Mining is an integral part of a cryptocurrency network that performs two important functions. First, it is used to generate and release new cryptocurrency tokens for circulation via the cryptocurrency network, and secondly, it is used to verify, authenticate and then add the ongoing network transactions to a public ledger.


Various types of mining exist, depending on the network configuration and the type of hardware required for mining.

Since cryptocurrency-based ecosystems work in a decentralized and autonomous manner, a mechanism is required to ensure that transactions that occur between network participants are authentic. Secondly, where do new cryptocoins emerge from, and what is the way to ensure that newly found coins are genuine? Mining takes care of both these requirements.

Each time a transaction occurs on a cryptocurrency network, say A pays X cryptocoins to B, the transaction details are broadcast to the network. However, merely broadcasting the details does not ensure that the transaction is genuine. It needs verification.

A cryptocurrency miner performs the necessary verification actions using mining devices to ensure that the transaction details are authentic. Only after suitable verification is the transaction recorded on the blockchain. Akin to mining of metals like gold and silver, cryptocurrency mining also finds newly minted cryptocoins which are added to the network's circulation after verification.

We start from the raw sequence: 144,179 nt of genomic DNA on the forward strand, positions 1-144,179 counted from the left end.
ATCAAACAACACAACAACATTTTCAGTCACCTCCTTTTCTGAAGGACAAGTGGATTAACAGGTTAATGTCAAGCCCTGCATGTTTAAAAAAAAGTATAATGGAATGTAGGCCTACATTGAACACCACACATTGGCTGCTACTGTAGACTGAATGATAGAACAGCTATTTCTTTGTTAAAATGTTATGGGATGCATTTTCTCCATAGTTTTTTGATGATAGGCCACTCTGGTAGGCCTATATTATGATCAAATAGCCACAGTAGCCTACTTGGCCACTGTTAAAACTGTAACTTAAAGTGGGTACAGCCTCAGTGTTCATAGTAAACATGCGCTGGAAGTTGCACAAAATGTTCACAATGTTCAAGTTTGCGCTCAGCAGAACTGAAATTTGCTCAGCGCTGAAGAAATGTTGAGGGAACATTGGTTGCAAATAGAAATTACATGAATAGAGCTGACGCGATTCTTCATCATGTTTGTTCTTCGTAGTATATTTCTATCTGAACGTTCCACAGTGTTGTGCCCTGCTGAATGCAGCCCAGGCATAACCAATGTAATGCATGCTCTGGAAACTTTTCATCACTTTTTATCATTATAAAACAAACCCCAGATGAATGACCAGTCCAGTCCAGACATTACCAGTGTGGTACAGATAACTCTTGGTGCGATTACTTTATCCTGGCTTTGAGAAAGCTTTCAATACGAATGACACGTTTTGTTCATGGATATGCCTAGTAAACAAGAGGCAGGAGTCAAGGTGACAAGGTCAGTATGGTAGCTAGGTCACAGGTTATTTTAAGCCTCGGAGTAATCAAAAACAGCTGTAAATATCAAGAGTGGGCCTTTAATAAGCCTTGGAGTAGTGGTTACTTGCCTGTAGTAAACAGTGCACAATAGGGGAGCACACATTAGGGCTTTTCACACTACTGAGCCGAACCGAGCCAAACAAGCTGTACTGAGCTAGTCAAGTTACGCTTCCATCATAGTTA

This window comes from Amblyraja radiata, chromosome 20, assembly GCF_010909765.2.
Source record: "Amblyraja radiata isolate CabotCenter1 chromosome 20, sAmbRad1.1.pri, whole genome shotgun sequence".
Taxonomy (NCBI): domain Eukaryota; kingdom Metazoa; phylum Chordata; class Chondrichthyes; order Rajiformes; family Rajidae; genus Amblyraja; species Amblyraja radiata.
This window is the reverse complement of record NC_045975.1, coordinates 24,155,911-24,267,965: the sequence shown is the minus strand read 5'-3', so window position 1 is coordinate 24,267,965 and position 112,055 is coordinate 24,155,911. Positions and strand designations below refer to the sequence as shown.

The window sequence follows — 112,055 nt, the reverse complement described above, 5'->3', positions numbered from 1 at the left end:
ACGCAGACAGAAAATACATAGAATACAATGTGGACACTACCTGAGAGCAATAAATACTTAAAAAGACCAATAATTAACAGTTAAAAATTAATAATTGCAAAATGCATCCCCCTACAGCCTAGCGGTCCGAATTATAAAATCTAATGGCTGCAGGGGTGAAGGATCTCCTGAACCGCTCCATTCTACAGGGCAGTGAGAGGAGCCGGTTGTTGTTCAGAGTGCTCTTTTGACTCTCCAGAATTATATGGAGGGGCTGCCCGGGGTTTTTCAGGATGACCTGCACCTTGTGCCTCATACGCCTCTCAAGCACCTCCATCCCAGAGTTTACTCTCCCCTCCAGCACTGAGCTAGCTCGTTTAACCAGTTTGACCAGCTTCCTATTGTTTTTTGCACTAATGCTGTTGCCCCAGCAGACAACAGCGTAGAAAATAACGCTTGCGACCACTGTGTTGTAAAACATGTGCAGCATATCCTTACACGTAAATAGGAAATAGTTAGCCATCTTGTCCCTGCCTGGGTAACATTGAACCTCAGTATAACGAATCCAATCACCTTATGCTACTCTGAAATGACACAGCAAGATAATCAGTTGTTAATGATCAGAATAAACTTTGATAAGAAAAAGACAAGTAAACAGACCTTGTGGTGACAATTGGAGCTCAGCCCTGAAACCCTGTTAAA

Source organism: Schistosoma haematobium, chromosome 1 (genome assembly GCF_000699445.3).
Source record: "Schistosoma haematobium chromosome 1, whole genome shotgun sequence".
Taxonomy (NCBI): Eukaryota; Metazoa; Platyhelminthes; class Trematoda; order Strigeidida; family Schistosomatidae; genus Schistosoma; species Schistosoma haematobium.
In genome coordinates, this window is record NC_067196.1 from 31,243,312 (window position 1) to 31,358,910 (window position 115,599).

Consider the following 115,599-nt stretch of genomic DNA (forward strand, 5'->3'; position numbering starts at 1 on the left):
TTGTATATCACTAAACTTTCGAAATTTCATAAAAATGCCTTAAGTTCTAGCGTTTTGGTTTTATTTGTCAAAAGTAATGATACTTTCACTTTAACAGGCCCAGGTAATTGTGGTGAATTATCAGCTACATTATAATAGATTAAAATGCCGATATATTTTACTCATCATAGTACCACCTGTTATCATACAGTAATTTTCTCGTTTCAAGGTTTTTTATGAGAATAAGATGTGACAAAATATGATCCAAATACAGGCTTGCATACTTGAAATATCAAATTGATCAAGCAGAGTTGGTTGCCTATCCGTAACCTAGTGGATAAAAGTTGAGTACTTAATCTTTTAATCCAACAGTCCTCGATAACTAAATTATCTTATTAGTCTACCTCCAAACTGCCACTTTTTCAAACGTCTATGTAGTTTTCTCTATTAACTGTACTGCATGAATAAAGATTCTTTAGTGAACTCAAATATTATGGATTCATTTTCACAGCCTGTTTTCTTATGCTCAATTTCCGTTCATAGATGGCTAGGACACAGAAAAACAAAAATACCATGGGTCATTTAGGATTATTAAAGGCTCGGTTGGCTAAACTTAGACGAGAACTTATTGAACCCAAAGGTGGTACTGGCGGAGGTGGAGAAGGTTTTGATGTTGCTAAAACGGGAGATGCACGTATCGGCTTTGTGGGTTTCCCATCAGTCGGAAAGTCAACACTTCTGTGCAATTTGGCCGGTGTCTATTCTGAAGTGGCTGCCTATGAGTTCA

How is Mining Performed?

The mining process involves solving complex mathematical problems using intrinsic hash functions linked to the block containing the transaction data. Depending upon the popularity of the cryptocurrency network, various miners intensely compete with each other to solve the necessary mathematical puzzle. Since it involves lots of complex calculations to be performed in the shortest possible time to win the mining reward, dedicated mining hardware like computers and electronic chips are used by the miners to speed up the process and win the race. The first miner to find the necessary solution to the mathematical puzzle is able to authorize the transaction. For their services, the miners are rewarded by a small transaction fee. In case of a new block is found by the miner on the blockchain, they get rewarded by adding the block to the blockchain and claim the reward.

Depending upon the network configurations, hardware used for mining may involve CPU, Graphics Processing Unit (GPU), FPGA, and Application-Specific Integrated Circuit (ASIC) devices. They are managed by dedicated software that acts as a bridge between the mining device and the blockchain network. Common cryptocurrencies that need mining using different kinds of devices are Bitcoin and Ethereum. They use proof of work mechanism to arrive at a consensus about transaction validation. (See also, GPUs and Cryptocurrency Mining.)

There are some cryptocurrencies for which mining is not required or do not need any mining devices. For example, NXT is an open source cryptocurrency that uses a stake-based consensus mechanism for validating transactions. Proof of stake decides on the network consensus about transaction validation based on how many cryptocoins a miner holds. Similarly, Wave tokens uses a delegated and leased proof-of-stake algorithm. (See also, Consensus Mechanism (Cryptocurrency) Definition.)